A Bright Future Awaits

When asked what the most exciting thing about going off to college is, most students would probably say the independence.

All throughout high school, students yearn for the liberation of college life: no parents, no curfew, no rules.

But, for Sam Robson ’13, the word independence holds even more significance.

Robson, who is blind, will spend his next three years at the VistaVocational & LifeSkillsCenter in Westbrook, Conn., enrolled in a program that focuses on helping adults with disabilities develop the skills they need to lead rich and independent lives.

Robson will be only the second visually-impaired student to ever be enrolled at Vista.

Admission to Vista, like any regular university, is a matter of how the school and the student match up. Vista’s website says that they evaluate potential students based on employment potential, life skills, cognitive, social and emotional development and community integration.

“Typically, administrators from [Vista] will come and observe the students, looking for their level of independence and how well they can advocate for themselves,” said Deborah Gallon, who works in the Special Education department at Staples.

Robson’s decision to go to Vista, as opposed to any other program offered to blind students, was made similarly to any other student’s choice. He considered his options and weighed the pros and cons, but, it came down to a gut feeling.

“I took a look at a couple college programs, and I like them, but they weren’t for me,” said Robson. “The staff at Vista were so nice to me and so open and warm. It was what I needed to make [the experience] accessible for me. They just made it very easy.”

Like Robson, many students with disabilities want to enroll in higher education to enrich their minds and their lives. Lucky for them, there has been a huge increase in the number of options for post-secondary education for disabled students in the U.S. According to USA Today, as recently as 2002, there were only four programs on university campuses that allowed students with disabilities to experience college life with assistance from the school. As of 2009, that number has increased to over 250 nationwide.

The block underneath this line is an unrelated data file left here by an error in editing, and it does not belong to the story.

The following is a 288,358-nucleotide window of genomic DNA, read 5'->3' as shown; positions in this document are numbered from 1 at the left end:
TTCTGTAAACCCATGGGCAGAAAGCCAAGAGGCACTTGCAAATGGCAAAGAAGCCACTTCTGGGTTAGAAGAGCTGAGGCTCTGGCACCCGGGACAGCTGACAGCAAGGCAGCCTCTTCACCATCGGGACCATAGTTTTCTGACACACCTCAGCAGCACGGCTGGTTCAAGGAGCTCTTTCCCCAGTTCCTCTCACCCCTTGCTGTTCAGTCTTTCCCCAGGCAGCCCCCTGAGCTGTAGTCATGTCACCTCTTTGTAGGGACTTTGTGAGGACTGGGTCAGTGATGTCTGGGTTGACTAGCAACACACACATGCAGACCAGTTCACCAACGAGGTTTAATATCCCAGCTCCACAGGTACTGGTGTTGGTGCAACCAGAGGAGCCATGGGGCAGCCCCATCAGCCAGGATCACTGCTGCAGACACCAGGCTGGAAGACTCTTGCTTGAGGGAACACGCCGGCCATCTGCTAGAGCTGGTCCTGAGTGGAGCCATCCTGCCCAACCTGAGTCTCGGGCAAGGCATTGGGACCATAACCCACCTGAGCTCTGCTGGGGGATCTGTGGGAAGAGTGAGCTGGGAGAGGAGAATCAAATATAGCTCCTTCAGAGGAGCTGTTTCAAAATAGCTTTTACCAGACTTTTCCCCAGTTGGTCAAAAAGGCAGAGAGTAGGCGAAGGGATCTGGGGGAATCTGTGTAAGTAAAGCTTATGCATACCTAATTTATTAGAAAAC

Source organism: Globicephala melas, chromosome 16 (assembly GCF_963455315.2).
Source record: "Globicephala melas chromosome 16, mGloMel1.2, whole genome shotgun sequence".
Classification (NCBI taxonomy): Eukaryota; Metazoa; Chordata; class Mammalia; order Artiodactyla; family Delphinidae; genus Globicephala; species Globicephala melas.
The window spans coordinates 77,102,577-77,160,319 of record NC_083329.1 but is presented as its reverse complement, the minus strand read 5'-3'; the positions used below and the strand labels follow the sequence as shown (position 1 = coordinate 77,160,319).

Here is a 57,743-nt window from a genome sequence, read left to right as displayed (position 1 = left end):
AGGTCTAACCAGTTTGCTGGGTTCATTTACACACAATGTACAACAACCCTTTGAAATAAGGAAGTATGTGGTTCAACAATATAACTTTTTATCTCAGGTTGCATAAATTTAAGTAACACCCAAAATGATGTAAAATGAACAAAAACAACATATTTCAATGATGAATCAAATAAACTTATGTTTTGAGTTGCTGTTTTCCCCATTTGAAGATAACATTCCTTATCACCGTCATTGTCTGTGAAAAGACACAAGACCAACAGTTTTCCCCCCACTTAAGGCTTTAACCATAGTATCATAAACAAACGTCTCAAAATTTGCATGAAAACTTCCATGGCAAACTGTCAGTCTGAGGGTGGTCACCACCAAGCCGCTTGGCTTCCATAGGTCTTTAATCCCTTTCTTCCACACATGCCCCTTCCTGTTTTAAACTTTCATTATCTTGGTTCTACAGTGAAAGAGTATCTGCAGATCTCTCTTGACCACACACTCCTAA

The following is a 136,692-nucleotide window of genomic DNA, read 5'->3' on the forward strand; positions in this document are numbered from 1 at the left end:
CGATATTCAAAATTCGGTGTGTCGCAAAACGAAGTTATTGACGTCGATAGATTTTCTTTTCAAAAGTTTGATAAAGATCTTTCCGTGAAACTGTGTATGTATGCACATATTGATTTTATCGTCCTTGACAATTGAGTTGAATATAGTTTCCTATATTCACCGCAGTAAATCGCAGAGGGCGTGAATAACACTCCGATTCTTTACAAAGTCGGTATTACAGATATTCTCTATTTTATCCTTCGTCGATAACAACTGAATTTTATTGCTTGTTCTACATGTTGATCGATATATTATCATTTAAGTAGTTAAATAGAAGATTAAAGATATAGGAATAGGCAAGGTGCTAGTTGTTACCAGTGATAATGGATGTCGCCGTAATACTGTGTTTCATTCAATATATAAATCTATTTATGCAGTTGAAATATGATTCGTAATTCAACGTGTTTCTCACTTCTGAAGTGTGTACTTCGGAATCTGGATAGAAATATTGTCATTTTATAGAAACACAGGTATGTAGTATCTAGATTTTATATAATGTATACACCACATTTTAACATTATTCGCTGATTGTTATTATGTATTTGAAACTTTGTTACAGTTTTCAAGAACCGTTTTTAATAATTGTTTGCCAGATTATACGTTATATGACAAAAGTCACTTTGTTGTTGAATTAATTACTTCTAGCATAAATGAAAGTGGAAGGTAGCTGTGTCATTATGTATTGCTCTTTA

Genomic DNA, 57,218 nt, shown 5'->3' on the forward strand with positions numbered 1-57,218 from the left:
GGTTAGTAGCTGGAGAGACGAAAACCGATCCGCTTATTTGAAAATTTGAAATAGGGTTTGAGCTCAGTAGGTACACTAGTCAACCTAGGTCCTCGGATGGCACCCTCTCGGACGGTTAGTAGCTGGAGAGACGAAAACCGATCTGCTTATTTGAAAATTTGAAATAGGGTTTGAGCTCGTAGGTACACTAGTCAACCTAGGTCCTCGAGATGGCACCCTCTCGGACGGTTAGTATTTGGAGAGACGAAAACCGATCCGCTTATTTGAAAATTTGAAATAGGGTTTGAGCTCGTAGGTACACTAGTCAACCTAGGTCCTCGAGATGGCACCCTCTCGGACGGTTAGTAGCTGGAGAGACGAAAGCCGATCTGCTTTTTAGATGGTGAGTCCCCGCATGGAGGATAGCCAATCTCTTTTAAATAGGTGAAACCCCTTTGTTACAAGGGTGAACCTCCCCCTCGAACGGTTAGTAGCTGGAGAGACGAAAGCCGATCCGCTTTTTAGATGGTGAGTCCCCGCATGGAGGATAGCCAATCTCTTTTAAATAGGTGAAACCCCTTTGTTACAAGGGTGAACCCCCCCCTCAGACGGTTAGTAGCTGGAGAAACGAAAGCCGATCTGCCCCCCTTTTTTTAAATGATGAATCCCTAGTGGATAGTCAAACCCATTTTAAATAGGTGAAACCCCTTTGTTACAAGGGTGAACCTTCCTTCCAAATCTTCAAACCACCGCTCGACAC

This won’t be Robson’s first time at a school for the disabled. After completing the seventh grade in Westport Public Schools, Robson transferred to the PerkinsSchool for the Blind, in Watertown, Conn., the oldest school for the blind in the U.S.

“[Switching schools] was hard, but I’ve now learned so much that I took and brought here,” said Robson. “I’ve met so many different people from all my different schools, and I’ve learned not to think that I’m not gonna meet someone or that I can’t have a friendship with them just because I’m different from everyone else.”

But Robson isn’t really so different from boys his age. He loves sports, seeing his friends and participating in extracurricular activities. A devout Boston Celtics fan, Robson has a dream to someday get a college degree and work as a manager for a sports team.

“[I’m interested in] pursuing something that’s going to really interest my mind and keep me busy,” said Robson. “I don’t want to just sit at home and do nothing for the rest of my life.”

Although the path Robson is taking may be different from the rest of Staples’ graduating class, he sounds just like everyone else when he smiles and says, “I just want to get out of my house. I’ve been here for almost 21 years, and I am so ready to officially leave.”